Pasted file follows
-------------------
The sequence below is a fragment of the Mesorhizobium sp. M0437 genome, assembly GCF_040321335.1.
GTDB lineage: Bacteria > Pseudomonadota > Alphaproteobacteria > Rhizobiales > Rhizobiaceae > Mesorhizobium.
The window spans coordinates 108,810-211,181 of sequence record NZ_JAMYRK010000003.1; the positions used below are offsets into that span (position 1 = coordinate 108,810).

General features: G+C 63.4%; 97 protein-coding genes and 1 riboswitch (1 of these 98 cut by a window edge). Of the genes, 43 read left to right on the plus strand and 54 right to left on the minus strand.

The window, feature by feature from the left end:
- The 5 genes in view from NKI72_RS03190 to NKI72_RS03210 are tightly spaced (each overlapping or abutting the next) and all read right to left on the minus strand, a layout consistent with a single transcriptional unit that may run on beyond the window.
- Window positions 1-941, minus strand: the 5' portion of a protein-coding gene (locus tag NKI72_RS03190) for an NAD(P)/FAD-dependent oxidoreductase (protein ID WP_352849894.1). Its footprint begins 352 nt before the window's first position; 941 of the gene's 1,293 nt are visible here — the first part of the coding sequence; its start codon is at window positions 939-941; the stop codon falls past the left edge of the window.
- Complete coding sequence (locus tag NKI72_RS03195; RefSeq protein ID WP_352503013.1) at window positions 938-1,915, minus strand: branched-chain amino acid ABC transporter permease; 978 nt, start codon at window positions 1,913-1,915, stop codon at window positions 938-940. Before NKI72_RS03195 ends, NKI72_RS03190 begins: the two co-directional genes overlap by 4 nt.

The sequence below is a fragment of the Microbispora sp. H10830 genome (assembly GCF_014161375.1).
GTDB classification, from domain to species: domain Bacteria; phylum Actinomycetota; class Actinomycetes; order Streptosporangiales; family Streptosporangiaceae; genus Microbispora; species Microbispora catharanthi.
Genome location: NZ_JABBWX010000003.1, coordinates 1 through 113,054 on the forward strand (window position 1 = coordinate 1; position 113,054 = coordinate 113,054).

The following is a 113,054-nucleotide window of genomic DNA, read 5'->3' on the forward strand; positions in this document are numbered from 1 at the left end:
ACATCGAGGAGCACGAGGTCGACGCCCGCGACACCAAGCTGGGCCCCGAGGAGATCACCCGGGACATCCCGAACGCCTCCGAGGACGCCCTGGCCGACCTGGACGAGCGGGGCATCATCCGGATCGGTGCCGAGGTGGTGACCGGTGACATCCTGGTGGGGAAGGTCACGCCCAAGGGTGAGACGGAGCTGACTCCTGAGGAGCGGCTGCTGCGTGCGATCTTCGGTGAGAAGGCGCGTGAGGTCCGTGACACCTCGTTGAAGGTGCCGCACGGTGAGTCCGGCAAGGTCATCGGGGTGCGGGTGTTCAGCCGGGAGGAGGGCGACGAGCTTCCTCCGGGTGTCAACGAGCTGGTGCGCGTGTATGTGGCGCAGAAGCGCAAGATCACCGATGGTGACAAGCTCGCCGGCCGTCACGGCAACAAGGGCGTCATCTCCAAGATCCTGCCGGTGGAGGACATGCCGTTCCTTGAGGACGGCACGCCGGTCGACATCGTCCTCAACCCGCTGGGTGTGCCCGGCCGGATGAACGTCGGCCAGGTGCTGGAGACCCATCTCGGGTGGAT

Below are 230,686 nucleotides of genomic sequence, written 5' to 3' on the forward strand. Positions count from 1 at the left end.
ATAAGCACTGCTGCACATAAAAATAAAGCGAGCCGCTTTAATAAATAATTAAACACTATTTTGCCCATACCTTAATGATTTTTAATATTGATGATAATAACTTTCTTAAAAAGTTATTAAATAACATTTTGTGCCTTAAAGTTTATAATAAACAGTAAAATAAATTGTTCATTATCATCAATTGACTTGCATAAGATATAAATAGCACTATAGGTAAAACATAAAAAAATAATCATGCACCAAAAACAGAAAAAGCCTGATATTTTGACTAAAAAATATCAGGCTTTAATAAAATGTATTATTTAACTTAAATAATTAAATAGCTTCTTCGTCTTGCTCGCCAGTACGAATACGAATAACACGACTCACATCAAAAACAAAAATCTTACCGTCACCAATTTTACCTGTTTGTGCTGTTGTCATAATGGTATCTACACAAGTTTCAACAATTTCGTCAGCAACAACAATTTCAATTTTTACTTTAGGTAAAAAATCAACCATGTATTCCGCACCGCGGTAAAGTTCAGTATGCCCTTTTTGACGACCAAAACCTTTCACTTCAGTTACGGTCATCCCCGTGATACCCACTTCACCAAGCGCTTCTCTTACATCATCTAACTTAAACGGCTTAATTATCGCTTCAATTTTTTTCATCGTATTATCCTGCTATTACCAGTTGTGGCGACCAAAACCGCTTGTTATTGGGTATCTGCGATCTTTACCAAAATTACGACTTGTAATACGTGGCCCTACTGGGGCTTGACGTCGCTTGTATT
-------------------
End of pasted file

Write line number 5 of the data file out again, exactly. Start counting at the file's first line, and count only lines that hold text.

The window, feature by feature from the left end: